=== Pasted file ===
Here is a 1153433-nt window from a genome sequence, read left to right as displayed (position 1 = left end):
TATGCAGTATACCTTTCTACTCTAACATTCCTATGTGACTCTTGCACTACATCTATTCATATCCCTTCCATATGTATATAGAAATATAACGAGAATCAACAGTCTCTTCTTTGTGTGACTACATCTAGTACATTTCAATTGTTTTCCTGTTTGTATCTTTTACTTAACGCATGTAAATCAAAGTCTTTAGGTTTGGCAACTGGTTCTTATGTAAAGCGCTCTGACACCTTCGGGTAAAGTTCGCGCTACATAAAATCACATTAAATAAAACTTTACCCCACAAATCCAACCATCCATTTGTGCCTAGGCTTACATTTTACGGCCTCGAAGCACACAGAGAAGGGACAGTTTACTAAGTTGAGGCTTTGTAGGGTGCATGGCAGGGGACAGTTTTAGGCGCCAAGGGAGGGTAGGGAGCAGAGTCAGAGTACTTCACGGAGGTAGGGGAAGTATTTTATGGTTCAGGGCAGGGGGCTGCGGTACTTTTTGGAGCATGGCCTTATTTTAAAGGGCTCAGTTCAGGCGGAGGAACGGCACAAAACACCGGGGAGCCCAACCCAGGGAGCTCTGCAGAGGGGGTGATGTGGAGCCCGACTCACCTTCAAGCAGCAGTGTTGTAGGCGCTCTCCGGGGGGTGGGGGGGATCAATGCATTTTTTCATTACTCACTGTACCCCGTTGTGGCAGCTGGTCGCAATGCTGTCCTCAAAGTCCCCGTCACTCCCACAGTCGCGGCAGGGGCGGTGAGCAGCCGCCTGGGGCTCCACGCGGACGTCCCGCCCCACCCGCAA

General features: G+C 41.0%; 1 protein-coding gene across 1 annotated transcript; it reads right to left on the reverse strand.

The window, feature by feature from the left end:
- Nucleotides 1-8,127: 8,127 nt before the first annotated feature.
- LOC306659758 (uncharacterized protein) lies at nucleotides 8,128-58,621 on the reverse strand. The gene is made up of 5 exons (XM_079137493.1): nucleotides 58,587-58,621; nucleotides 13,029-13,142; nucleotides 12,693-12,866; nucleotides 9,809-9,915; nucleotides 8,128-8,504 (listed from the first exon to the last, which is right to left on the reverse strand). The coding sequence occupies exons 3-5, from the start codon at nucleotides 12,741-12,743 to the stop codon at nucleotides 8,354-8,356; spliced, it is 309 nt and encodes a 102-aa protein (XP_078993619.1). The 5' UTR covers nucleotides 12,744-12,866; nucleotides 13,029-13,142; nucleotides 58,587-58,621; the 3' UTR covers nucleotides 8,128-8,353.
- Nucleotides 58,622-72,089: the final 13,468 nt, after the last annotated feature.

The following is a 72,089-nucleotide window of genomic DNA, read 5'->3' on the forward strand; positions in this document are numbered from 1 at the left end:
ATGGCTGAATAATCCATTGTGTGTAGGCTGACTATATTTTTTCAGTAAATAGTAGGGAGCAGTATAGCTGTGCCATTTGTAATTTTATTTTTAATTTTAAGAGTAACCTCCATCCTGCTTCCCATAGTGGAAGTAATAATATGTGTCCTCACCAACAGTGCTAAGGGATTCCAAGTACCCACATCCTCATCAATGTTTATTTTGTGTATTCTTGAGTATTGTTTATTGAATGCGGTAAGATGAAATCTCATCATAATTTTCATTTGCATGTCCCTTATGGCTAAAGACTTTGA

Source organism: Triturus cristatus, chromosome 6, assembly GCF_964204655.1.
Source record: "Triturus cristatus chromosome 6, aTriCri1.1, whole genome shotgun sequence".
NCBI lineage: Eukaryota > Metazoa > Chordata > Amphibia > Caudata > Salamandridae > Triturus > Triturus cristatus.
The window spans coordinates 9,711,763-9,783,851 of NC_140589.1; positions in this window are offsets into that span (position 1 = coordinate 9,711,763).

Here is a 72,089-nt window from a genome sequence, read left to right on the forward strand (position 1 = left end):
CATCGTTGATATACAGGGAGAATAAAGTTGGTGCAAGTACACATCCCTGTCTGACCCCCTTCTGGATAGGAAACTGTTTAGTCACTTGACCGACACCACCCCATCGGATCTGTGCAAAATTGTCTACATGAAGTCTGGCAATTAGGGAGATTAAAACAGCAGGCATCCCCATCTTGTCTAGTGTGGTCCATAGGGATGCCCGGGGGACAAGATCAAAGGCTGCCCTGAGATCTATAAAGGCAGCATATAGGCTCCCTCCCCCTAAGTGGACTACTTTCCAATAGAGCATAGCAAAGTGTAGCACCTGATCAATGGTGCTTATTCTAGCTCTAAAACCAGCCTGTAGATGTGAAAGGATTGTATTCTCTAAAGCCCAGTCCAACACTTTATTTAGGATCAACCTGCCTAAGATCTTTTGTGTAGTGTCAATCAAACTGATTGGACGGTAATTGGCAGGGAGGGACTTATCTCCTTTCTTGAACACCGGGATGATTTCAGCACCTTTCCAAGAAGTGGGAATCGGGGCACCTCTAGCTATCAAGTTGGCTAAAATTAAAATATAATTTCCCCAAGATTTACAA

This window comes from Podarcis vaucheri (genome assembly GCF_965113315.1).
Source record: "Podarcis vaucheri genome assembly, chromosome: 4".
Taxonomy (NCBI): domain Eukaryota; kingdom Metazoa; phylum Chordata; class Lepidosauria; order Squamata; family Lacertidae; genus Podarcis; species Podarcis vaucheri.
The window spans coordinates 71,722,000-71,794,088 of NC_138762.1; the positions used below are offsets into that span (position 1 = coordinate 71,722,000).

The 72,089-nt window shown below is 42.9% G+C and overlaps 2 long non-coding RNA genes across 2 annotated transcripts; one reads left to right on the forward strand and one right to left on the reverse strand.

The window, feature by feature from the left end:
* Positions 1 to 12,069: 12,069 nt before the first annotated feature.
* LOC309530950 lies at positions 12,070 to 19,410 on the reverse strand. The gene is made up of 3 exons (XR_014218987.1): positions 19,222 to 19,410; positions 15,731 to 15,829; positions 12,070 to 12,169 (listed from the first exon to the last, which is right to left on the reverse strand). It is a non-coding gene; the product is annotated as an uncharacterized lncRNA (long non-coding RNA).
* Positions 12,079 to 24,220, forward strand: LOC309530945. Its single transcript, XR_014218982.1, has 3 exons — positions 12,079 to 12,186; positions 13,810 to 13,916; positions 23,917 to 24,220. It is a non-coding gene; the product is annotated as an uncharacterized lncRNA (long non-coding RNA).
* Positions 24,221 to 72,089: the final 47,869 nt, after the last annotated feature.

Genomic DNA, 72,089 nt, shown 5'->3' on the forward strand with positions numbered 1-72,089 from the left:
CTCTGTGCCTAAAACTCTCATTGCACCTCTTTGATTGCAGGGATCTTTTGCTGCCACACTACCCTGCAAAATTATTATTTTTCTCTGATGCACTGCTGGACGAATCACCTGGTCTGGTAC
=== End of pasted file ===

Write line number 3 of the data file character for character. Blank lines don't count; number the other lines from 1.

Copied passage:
General features: G+C 41.0%; 1 protein-coding gene across 1 annotated transcript; it reads right to left on the reverse strand.